In the dedicatory prayer for the temple, President Gordon B. Hinckley, then second counselor in the First Presidency, said: "We pray for peace in this troubled land. Bless this nation and its neighbors which have befriended thy servants. May those who rule in the offices of government be inspired to find a basis for reconciliation among those who now are in conflict one with another. May the presence of thy house on the soil of this land bring blessings to the entire nation and area."

The most rapid growth in baptisms in 1996 was in Nigeria. The Port Harcourt mission led the Africa Area with 1,101 baptisms, followed by the Lagos Mission with 924 and the Enugu Mission with 514. Together they combined to add 2,539 new members to the Church.

In South Africa, the Johannesburg mission reached 600 baptisms in 1996. Mission Pres. Norman H. Bangerter expects baptisms will reach 1,000 in 1997. The two other missions in South Africa - Durban and Cape Town - also show significant increases. At least half of the Durban mission's baptisms in 1996 were in its mission area outside South Africa.

Indeed, the considerable success of the Church in Africa has come largely as a result of proselyting in the larger cities. Growth has come from these centers of strength. For example, Pres. Banyan Dadson of the Nigeria Lagos Mission spoke of a stake open house held Aug. 30 in Benin City, Nigeria, which drew more than 2,550 people - the great majority of whom were not LDS. Well over 600 referrals for teaching were made. Dignitaries attending included traditional tribal chiefs, enogies (local sub-monarchs), judges, top civil servants, religious ministers from many faiths, and top businessmen.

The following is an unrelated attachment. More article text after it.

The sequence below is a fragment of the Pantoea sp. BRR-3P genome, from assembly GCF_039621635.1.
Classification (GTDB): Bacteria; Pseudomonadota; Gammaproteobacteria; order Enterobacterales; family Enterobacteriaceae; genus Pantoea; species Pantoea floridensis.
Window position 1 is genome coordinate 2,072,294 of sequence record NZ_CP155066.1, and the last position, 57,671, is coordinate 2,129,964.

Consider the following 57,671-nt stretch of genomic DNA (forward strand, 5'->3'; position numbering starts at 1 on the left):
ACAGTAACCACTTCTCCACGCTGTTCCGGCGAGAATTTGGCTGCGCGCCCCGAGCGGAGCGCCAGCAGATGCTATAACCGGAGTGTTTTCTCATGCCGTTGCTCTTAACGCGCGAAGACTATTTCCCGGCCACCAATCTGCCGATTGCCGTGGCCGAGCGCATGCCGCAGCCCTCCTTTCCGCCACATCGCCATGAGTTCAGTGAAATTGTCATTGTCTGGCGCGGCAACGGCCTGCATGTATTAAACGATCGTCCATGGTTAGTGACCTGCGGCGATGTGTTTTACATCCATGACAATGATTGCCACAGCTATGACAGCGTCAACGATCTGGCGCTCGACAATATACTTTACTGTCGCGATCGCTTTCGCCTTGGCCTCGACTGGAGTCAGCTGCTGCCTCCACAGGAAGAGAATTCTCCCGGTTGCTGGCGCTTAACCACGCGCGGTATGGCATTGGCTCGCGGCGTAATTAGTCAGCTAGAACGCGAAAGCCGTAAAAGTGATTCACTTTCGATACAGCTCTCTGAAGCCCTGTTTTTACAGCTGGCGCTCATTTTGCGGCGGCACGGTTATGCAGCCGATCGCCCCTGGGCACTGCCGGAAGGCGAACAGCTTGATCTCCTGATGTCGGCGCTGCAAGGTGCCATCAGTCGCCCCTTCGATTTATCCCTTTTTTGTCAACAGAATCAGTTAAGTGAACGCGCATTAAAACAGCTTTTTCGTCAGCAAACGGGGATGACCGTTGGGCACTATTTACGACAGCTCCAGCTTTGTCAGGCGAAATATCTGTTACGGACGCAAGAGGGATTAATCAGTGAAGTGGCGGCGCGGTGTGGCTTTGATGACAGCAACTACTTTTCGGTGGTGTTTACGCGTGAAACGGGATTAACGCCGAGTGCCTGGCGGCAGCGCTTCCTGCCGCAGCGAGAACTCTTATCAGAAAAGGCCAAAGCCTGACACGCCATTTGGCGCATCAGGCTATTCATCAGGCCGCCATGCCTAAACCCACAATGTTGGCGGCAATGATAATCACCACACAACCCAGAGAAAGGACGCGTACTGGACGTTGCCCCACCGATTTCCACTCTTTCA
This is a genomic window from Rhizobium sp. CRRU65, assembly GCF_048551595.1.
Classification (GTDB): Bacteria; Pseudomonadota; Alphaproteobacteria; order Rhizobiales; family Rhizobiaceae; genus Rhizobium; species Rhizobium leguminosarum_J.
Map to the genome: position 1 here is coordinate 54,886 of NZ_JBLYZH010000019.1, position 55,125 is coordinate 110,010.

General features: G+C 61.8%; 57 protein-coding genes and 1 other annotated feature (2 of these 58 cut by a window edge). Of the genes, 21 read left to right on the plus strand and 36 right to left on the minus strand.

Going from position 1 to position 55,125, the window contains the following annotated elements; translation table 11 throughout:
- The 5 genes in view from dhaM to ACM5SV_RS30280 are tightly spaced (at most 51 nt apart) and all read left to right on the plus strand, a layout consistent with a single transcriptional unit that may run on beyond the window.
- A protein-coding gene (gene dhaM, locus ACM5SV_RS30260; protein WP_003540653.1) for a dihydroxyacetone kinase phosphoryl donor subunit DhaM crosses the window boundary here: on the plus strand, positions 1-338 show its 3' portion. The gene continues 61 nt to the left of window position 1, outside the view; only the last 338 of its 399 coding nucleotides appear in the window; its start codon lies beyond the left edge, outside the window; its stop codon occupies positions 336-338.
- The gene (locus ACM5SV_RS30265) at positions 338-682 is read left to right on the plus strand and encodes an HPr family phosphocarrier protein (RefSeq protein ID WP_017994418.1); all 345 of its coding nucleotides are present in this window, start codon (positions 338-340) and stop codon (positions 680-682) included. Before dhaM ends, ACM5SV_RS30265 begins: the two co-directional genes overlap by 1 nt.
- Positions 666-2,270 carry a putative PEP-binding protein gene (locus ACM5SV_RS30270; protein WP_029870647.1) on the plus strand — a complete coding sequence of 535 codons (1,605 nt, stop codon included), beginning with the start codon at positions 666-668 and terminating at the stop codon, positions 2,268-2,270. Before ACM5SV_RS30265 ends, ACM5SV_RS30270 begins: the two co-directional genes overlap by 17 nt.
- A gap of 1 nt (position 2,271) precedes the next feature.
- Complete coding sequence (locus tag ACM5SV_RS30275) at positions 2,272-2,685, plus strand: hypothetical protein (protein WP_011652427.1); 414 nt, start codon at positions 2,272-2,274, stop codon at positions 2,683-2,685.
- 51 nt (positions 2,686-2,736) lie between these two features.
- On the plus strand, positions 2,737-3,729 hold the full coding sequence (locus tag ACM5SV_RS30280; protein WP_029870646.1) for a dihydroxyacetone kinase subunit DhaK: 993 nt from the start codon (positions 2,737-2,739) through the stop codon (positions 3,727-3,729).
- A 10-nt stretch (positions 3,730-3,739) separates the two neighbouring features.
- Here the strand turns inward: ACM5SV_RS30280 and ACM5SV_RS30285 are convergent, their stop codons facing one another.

Another open house in Nigeria's Calibar District was solicited by the community itself. "We perceive that you are a church with the ability to turn young people's lives around," community leaders told Church leaders. "About 12 percent of our young people are testing either with AIDS or HIV positive. Could you design an open house that would help young people lead better lives?"

Church leaders welcome such opportunities to point out the great need to live moral lives as spiritual children of God.

Africa is not without its challenges. One is size. The Africa Area is three times the size of the entire United States. Communications are often difficult; many members have neither telephones nor automobiles.

Moreover, tribal antagonisms continue to plague the continent, resulting in sporadic warfare, starvation and millions of displaced tribal members who occasionally flee their countries for safer havens. One recent example was the flight of more than a million Rwandan refugees to Zaire.

But the work of the Church continues to advance. More and more people are becoming receptive to the gospel message. And this has a great influence on their lives.

"Africans are a pure joy," Elder Mason said. "They're a happy, hard-working, Christ-loving people. And they make good leaders and have strong families."